Frezell does not allege the treatment after the surgery was negligent, nor does she allege the original diagnosis (cauda equina syndrome) was wrong. The trial court found that the specific acts of negligence occurred on February 2, 1981. The amended petition and record support only an isolated act of negligence, which precludes the application of the continuous treatment exception.ESTOPPEL EXCEPTION
Frezell alleges that Dr. Iwersen is estopped from relying on the statute of limitations due to his misrepresentations to her. The facts alleged to have been misrepresented are permanency of the complications, length of recovery period, and improper use of Surgicel.
One who conceals material facts, which delays the filing of suit, cannot avail himself of the statute of limitations defense. Muller v. Thaut, 230 Neb. 244, 430 N.W.2d 884 (1988).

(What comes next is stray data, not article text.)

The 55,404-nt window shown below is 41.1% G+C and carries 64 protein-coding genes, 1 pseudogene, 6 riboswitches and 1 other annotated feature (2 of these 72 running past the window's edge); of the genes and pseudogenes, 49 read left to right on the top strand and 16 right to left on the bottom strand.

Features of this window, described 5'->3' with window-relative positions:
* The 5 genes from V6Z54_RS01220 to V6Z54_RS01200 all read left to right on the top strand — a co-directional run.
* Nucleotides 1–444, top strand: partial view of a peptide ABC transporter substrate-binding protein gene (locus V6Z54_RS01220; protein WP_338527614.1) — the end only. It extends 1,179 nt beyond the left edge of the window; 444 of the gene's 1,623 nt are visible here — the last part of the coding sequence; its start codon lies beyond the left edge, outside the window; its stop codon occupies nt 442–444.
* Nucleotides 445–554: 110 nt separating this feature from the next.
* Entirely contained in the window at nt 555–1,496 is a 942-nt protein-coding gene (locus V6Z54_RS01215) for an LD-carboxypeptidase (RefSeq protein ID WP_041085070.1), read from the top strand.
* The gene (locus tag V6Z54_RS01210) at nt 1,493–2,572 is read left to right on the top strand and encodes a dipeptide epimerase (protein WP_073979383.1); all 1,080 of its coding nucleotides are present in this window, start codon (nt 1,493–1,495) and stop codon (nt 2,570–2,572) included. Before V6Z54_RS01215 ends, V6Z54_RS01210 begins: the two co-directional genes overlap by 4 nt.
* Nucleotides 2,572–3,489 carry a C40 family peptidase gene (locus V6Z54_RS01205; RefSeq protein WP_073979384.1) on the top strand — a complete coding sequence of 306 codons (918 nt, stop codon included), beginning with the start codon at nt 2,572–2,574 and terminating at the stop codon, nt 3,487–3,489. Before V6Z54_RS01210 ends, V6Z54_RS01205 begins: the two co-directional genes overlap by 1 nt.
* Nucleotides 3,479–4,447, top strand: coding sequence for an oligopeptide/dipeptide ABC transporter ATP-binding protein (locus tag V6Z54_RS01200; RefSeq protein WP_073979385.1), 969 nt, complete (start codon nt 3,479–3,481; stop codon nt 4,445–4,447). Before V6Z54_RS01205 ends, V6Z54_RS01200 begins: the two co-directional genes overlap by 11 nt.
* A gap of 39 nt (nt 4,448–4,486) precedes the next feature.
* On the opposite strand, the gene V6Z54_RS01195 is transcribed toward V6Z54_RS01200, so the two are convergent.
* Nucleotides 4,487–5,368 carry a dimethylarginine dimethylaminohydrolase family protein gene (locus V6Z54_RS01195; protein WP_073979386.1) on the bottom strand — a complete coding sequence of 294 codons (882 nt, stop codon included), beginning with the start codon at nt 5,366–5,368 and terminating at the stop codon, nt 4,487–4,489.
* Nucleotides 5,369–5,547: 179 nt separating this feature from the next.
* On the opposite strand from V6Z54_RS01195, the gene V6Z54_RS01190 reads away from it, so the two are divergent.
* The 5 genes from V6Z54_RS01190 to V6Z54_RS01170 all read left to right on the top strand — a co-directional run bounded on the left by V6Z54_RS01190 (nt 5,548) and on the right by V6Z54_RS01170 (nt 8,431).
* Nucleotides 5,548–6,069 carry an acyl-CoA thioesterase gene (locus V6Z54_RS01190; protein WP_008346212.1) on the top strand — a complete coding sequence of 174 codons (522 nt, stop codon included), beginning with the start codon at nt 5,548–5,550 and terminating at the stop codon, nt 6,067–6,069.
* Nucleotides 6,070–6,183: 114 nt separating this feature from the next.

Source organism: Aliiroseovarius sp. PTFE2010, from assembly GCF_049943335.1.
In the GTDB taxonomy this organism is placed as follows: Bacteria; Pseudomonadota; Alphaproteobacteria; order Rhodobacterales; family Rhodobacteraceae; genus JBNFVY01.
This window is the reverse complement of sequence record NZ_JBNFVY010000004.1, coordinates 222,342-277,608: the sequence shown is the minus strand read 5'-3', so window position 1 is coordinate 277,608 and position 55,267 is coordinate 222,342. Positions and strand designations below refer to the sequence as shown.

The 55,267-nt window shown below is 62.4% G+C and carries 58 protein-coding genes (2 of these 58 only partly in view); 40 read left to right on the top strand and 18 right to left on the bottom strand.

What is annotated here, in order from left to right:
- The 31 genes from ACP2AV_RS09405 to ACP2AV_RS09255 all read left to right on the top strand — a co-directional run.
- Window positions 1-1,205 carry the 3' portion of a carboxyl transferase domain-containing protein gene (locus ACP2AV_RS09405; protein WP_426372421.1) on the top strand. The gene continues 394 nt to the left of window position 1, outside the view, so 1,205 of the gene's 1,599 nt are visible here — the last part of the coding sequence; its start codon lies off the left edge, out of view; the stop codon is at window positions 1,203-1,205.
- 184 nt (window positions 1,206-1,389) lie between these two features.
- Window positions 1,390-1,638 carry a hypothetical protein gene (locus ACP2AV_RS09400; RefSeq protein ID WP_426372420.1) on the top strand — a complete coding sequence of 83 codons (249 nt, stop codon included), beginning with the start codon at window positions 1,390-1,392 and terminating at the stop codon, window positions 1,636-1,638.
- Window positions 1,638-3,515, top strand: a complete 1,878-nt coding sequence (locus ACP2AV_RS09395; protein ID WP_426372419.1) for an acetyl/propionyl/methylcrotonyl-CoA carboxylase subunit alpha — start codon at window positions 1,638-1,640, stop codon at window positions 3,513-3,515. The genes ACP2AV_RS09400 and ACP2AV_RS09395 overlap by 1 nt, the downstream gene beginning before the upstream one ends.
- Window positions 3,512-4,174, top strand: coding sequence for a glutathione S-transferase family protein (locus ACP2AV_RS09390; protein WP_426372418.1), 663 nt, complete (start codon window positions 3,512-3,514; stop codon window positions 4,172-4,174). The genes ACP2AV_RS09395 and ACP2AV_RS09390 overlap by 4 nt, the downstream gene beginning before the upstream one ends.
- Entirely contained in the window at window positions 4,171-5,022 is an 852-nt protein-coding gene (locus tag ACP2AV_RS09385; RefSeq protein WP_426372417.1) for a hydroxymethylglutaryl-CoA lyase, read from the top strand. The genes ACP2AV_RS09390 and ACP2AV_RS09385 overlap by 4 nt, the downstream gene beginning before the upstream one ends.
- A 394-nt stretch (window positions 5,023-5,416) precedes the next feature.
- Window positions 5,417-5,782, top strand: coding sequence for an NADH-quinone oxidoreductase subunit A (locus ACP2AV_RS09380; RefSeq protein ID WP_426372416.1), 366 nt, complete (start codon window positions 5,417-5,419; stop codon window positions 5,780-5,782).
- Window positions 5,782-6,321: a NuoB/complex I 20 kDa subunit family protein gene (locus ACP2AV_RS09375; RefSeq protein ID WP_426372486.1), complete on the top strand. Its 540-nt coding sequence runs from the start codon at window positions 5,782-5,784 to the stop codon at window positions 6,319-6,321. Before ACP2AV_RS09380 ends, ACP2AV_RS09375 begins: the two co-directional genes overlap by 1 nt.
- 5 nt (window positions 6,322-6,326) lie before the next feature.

The record does not support a finding that Dr. Iwersen concealed any material fact from Frezell. Even his postoperative report after the second surgery shows that Surgicel may have been a contributing factor. His candor with Frezell is shown by the record references to permanency of the complications, letters as to total disability, and two complete copies of his records being given to her attorneys.
After a review of the above record, we cannot say that the findings and decision of the district court were clearly wrong.